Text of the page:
'Mullahs' face flak on Twitter after issuing fatwa against singer Nahid Afrin

BJP leaders Shazia Ilmi and Assam CM Sarbananda Sonowal have come out in support of Nahid Afrin

There has been an outpour of support on Twitter for the Assamese teenage singer, Nahid Afrin, who has been threatened against performing again by a section of radical Muslim clerics. A group of 50 Muslim clerics have issued a fatwa (religious edict) against Afrin, a teenage sensation who managed a podium finish on the reality singing show Indian Idol Junior two years ago.

Sixteen-year-old Afrin has struck a defiant tone following calls of fatwa against her, remarking that she would “die” if she wasn’t allowed to sing. “Allah has blessed me with this voice for singing, and I’ll die if I am not allowed to sing.”

Afrin revealed that she had received hundreds of calls from sympathisers after the incident was highlighted in media.

Assam’s Bharatiya Janata Party (BJP) chief minister Sarbananda Sonowal condemned the religious edict against Nahid, tweeting out that the state government would provide security to the teenage singer.

(Source: Sarbananda Sonowal/Twitter)

(Source: Sarbananda Sonowal/Twitter)

Sonowal’s colleague in the BJP’s Delhi unit, Shazia Ilmi, expressed solidarity with Nahid too,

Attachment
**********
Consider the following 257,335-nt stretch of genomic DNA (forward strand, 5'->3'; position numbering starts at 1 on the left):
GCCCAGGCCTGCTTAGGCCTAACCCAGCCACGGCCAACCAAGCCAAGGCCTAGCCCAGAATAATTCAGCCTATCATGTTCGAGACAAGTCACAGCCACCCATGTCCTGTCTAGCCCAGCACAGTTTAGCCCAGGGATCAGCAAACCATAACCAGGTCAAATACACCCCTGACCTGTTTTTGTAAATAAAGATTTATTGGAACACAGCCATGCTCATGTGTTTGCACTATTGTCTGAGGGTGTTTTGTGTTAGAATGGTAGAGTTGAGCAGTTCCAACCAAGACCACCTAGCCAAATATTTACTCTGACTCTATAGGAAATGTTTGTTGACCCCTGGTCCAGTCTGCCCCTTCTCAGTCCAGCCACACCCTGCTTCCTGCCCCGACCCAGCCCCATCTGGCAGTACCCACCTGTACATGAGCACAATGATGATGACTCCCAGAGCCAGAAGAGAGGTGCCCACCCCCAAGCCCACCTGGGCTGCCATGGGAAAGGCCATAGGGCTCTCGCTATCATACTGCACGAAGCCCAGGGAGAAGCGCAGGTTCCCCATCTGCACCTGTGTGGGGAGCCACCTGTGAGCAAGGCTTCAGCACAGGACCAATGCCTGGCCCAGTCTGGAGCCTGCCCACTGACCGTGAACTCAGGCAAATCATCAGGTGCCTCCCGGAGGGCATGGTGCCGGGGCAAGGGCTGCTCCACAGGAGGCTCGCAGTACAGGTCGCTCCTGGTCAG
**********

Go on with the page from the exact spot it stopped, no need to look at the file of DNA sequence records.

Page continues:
(Source: Shazia Ilmi/Twitter)

Clearly, Twitter wasn’t amused by the Muslim clerics,

(Source: Twitter/Shilpi Tewari)

Some Twitter users even questioned why there hadn’t been any such controversy over legendary singers such as Mohammad Rafi and Nusrat Fateh Ali Khan.

(Source: Twitter/ Rakesh Anand Bakshi)

Pakistani-Canadian talk show host Tarek Fatah lauded the girl for her courage.

(Source: Tarek Fatah/Twitter)

A Twitter user even mocked the religious preachers, saying they were their own enemies.

(Source: Nazim Naqvi/Twitter)

There are conflicting reports, however, as to what irked the preachers in the first place. News agency ANI noted that the preachers were objecting to Afrin’s upcoming performance on Thursday, which is scheduled to happen in Udali town of central Assam. It is being reported that the venue of this performance is next to both a graveyard and mosque, which some community leaders found objectionable. According to news agency IANS, the preachers are against singing, which they say is forbidden under the Sharia law.